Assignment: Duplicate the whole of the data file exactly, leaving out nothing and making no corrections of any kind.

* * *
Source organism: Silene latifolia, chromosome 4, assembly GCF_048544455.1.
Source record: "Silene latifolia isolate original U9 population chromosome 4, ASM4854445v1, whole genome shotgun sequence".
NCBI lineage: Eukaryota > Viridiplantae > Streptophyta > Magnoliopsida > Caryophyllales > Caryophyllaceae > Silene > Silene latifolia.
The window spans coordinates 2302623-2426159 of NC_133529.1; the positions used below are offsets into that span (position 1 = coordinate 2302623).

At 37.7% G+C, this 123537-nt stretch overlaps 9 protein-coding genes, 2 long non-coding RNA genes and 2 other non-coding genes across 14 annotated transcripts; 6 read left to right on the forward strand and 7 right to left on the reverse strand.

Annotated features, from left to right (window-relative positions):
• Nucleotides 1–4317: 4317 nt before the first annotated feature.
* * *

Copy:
Source organism: Silene latifolia, chromosome 4, assembly GCF_048544455.1.
Source record: "Silene latifolia isolate original U9 population chromosome 4, ASM4854445v1, whole genome shotgun sequence".
NCBI lineage: Eukaryota > Viridiplantae > Streptophyta > Magnoliopsida > Caryophyllales > Caryophyllaceae > Silene > Silene latifolia.
The window spans coordinates 2302623-2426159 of NC_133529.1; the positions used below are offsets into that span (position 1 = coordinate 2302623).

At 37.7% G+C, this 123537-nt stretch overlaps 9 protein-coding genes, 2 long non-coding RNA genes and 2 other non-coding genes across 14 annotated transcripts; 6 read left to right on the forward strand and 7 right to left on the reverse strand.

Annotated features, from left to right (window-relative positions):
• Nucleotides 1–4317: 4317 nt before the first annotated feature.